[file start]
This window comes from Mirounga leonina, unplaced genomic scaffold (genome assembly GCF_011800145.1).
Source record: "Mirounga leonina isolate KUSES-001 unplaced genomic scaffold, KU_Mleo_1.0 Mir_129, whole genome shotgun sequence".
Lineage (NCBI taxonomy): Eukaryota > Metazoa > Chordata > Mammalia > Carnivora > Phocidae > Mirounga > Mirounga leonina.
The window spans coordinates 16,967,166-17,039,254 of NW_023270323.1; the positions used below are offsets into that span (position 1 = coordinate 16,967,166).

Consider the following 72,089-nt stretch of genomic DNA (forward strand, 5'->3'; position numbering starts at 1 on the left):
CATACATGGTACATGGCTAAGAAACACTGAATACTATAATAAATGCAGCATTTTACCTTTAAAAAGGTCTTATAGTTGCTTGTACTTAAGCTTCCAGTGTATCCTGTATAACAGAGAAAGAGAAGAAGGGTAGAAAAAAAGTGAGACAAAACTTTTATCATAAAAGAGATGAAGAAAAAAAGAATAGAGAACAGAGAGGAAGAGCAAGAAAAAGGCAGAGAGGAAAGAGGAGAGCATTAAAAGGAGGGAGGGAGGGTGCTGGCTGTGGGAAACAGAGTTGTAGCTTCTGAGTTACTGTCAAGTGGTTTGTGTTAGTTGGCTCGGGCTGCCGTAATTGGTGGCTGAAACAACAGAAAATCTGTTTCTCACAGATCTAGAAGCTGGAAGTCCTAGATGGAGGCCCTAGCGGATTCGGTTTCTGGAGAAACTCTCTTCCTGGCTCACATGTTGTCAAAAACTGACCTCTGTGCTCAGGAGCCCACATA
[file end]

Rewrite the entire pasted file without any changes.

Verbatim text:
This window comes from Mirounga leonina, unplaced genomic scaffold (genome assembly GCF_011800145.1).
Source record: "Mirounga leonina isolate KUSES-001 unplaced genomic scaffold, KU_Mleo_1.0 Mir_129, whole genome shotgun sequence".
Lineage (NCBI taxonomy): Eukaryota > Metazoa > Chordata > Mammalia > Carnivora > Phocidae > Mirounga > Mirounga leonina.
The window spans coordinates 16,967,166-17,039,254 of NW_023270323.1; the positions used below are offsets into that span (position 1 = coordinate 16,967,166).

Consider the following 72,089-nt stretch of genomic DNA (forward strand, 5'->3'; position numbering starts at 1 on the left):
CATACATGGTACATGGCTAAGAAACACTGAATACTATAATAAATGCAGCATTTTACCTTTAAAAAGGTCTTATAGTTGCTTGTACTTAAGCTTCCAGTGTATCCTGTATAACAGAGAAAGAGAAGAAGGGTAGAAAAAAAGTGAGACAAAACTTTTATCATAAAAGAGATGAAGAAAAAAAGAATAGAGAACAGAGAGGAAGAGCAAGAAAAAGGCAGAGAGGAAAGAGGAGAGCATTAAAAGGAGGGAGGGAGGGTGCTGGCTGTGGGAAACAGAGTTGTAGCTTCTGAGTTACTGTCAAGTGGTTTGTGTTAGTTGGCTCGGGCTGCCGTAATTGGTGGCTGAAACAACAGAAAATCTGTTTCTCACAGATCTAGAAGCTGGAAGTCCTAGATGGAGGCCCTAGCGGATTCGGTTTCTGGAGAAACTCTCTTCCTGGCTCACATGTTGTCAAAAACTGACCTCTGTGCTCAGGAGCCCACATA